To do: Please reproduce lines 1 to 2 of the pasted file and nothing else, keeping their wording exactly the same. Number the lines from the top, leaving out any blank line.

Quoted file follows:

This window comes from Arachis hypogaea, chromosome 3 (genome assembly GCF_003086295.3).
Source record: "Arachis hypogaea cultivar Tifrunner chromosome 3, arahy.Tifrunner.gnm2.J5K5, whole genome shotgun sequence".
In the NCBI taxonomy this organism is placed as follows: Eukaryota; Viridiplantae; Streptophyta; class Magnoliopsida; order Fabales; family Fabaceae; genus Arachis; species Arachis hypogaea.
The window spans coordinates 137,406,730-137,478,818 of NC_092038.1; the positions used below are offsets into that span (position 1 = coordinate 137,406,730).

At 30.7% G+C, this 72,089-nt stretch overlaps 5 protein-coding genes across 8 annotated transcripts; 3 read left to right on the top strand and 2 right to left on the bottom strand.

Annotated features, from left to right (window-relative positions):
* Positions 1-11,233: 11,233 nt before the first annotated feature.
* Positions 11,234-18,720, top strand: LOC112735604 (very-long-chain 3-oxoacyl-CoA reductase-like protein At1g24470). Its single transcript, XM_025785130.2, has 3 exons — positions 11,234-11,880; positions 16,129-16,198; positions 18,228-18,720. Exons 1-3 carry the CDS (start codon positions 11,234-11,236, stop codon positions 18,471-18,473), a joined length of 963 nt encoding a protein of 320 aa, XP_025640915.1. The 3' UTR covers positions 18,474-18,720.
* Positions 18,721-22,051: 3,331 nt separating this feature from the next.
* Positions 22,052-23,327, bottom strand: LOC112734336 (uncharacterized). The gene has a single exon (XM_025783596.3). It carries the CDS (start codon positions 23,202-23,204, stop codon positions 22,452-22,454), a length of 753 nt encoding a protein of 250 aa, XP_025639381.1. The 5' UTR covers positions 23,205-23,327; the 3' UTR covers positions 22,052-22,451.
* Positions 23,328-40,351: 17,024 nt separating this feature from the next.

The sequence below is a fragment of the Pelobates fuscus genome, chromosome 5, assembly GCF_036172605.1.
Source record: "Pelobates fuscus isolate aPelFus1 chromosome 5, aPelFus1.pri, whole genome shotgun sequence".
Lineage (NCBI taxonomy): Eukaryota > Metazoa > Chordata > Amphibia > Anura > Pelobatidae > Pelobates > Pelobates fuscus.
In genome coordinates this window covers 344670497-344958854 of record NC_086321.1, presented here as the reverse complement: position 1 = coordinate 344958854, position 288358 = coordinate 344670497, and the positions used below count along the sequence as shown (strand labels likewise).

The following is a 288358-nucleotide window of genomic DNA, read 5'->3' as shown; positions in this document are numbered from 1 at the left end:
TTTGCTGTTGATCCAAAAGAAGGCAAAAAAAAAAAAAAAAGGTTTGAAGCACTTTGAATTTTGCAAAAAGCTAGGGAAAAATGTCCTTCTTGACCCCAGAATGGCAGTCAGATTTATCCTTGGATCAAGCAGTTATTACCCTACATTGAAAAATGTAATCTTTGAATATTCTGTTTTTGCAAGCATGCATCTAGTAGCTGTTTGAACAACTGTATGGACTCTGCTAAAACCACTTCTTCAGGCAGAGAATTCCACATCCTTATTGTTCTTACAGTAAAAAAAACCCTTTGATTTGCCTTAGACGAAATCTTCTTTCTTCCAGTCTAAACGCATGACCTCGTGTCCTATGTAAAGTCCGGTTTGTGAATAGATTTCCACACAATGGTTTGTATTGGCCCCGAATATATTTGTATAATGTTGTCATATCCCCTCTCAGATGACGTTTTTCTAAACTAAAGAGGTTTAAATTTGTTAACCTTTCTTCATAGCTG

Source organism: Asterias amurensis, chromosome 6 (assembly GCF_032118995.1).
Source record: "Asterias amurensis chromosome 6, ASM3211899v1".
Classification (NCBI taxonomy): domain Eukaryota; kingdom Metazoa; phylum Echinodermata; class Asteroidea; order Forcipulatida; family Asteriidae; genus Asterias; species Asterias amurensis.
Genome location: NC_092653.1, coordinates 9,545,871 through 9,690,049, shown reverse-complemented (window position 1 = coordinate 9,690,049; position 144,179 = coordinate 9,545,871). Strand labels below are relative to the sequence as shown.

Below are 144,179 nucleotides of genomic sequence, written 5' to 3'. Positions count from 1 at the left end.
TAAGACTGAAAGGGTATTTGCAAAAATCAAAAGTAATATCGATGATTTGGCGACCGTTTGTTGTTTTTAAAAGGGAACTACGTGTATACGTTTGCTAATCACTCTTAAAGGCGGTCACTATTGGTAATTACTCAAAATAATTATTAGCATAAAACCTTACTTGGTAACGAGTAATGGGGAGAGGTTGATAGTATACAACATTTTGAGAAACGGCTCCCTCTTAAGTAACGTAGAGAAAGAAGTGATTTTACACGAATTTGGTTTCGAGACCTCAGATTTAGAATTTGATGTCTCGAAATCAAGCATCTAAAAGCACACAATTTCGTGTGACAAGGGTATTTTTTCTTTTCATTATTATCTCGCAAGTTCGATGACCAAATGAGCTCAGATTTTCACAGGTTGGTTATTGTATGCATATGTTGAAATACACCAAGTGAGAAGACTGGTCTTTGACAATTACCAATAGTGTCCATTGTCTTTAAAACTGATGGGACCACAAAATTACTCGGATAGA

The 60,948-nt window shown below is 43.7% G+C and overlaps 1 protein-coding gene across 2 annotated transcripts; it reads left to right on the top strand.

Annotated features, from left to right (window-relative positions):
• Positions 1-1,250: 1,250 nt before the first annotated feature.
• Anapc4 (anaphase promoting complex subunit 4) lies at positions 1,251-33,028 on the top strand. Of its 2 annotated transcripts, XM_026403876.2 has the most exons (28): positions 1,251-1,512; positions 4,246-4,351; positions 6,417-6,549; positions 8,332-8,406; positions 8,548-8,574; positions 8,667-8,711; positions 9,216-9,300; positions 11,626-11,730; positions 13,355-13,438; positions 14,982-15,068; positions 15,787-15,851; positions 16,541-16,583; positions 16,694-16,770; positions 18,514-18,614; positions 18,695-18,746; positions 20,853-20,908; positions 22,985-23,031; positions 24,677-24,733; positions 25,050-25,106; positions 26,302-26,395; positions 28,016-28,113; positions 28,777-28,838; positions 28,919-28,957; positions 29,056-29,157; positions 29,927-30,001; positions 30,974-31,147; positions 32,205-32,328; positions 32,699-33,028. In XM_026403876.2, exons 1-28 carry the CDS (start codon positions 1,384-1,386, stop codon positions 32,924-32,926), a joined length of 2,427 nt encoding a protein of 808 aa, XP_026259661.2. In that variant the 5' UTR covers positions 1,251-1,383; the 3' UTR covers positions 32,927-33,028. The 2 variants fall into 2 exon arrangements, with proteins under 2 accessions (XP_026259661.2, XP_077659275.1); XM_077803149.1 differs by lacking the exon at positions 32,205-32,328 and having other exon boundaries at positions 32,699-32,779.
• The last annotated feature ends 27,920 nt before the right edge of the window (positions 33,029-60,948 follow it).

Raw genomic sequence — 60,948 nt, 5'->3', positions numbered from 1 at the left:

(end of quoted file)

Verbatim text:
This window comes from Arachis hypogaea, chromosome 3 (genome assembly GCF_003086295.3).
Source record: "Arachis hypogaea cultivar Tifrunner chromosome 3, arahy.Tifrunner.gnm2.J5K5, whole genome shotgun sequence".